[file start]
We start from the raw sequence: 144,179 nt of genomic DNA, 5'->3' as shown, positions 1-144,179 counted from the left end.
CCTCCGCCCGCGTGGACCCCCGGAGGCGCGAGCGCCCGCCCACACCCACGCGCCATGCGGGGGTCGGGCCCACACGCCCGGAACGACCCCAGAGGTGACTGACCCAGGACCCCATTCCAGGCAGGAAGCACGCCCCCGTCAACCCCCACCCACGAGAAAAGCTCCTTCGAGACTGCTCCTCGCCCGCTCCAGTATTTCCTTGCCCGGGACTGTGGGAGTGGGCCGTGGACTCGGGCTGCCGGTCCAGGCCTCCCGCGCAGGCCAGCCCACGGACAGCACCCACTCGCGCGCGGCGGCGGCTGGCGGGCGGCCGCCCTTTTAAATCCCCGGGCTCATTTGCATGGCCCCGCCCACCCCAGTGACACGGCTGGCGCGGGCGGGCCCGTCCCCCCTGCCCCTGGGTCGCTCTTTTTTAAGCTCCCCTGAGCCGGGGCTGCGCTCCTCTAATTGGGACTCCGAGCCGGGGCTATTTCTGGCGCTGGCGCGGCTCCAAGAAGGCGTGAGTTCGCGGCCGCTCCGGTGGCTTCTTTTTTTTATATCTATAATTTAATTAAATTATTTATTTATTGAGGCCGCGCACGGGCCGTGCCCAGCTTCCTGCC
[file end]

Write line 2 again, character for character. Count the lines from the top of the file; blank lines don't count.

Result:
CCTCCGCCCGCGTGGACCCCCGGAGGCGCGAGCGCCCGCCCACACCCACGCGCCATGCGGGGGTCGGGCCCACACGCCCGGAACGACCCCAGAGGTGACTGACCCAGGACCCCATTCCAGGCAGGAAGCACGCCCCCGTCAACCCCCACCCACGAGAAAAGCTCCTTCGAGACTGCTCCTCGCCCGCTCCAGTATTTCCTTGCCCGGGACTGTGGGAGTGGGCCGTGGACTCGGGCTGCCGGTCCAGGCCTCCCGCGCAGGCCAGCCCACGGACAGCACCCACTCGCGCGCGGCGGCGGCTGGCGGGCGGCCGCCCTTTTAAATCCCCGGGCTCATTTGCATGGCCCCGCCCACCCCAGTGACACGGCTGGCGCGGGCGGGCCCGTCCCCCCTGCCCCTGGGTCGCTCTTTTTTAAGCTCCCCTGAGCCGGGGCTGCGCTCCTCTAATTGGGACTCCGAGCCGGGGCTATTTCTGGCGCTGGCGCGGCTCCAAGAAGGCGTGAGTTCGCGGCCGCTCCGGTGGCTTCTTTTTTTTATATCTATAATTTAATTAAATTATTTATTTATTGAGGCCGCGCACGGGCCGTGCCCAGCTTCCTGCC